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To upgrade panel from 100 to 200 amps or not.

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Hi folks, I configured in the batch of invites that went out on Feb 22 and I'm finally getting around to figuring out the charging solution at home. Got the first quote from a Tesla recommended electrician here in the Bay Area and looks like our electrical load is 69.5 Amps out of the available 100. That leaves us with about 30 Amps. Breaker would be installed in the panel in the garage. Wiring should be pretty straight forward and doesn't have to travel very far to the install spot. Quote below:

1. Install a NEMA 14-30 receptacle on a 30 Amp circuit. Provides 24 amps for charging. Electrician says the car would charge at ~ 22 miles an hour.
Estimated cost - $ 1240

2. Install Tesla wall connector on a 30 Amp circuit. Same charging rate as above.
Estimated cost - $ 1940

Permits and fees - Additional $550

Firstly, the cost seems excessive for what would seem to be a simple install if we go with Option 1. I'm chalking this up to 'Tesla recommended' premium and will get more quotes.

I commute 70 miles a day and although the 30 Amps would be enough to wake up to a full battery based on the charge rate above, I would like to take advantage of the car's higher charging capacity. But what surprises me is that he didn't recommend we upgrade our panel to 200 Amps at all. Does it make any sense to max out current panel in terms of load close to a 100%? Should we even consider not upgrading the panel? (Would make the husband happy :p) Would appreciate any input. TIA!
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Since you are having an electrician install this for you, if it were me, I would have the install be "future proof" in that I would go ahead and get the 200a panel and install wires for 100a circuit. For now you can install a 14-50 outlet on a 50a circuit.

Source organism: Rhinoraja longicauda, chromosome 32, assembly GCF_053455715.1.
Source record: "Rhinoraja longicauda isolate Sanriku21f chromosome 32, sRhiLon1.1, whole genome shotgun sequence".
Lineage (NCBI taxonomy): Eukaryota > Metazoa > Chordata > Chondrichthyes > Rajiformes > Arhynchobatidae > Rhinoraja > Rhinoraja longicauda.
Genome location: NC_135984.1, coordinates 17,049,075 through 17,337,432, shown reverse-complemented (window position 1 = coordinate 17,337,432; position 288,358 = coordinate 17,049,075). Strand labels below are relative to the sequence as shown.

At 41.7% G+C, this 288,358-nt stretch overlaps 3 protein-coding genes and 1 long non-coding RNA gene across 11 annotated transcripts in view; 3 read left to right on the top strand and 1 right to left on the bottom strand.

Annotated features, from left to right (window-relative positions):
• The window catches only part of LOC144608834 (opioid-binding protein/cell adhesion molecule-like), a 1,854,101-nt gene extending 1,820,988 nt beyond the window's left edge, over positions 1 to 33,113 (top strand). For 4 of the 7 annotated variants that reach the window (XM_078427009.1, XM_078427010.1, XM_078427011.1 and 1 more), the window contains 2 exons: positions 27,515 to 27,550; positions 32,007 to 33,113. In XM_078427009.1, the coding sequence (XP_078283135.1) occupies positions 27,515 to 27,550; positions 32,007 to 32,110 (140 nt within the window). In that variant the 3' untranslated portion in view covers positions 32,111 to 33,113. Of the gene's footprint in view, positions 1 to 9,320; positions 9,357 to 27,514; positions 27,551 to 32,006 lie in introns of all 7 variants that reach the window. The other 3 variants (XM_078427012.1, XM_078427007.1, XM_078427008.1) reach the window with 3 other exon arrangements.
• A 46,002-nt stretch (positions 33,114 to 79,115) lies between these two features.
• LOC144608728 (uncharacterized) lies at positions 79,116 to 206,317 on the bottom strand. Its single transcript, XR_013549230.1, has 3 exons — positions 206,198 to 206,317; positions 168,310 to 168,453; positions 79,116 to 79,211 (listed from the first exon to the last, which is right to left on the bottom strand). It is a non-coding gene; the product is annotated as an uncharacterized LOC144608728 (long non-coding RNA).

Anyway, I am one to DYI, so go with the experts. However, for those amounts I would like to see detail of the hour estimates with hourly rate, and material cost, not just a fixed Dollar amount. Remember, you are paying so you are the bos!

I bought the wire, conduit, and 14-50 outlet for only a few dollars from Home Depot. The 50a breaker in my box was there from when we had a Hot Tub on the back patio (it is now an enclosed patio room). The outlet is less than 6 feet from the panel.
I know the 30 Amps should be more than sufficient for my use. I'm more so concerned about maxing out the panel load by adding the 30 Amps than by the charging rate. But I'm not sure if its a valid concern.
I would not be worried about it. One, it is within the ratings. Two, the charging is 24 amps due to continuous load rating. Three, your not likely to ever have all the loads running at the same time for any duration.
I didn't think about that. That makes me feel better about considering to stick with the current panel!
I’ll add...

Four, if you do exceed the panel ratings, there is a breaker there to protect it.
Can you share your cost for the 14-30?

I initially put in my own 14-50 immediately next to my panel for under $75 in parts. My panel is outside and I used an RV plug box from Home Depot.

Ultimately, due to a pilot EV charging rate available here, I had a HPWC installed, with its own seperate meter pan and a blade style disconnect. It was about 2 ft away from panel, but through stone wall. Cost was $1200. Including HPWC and inspection.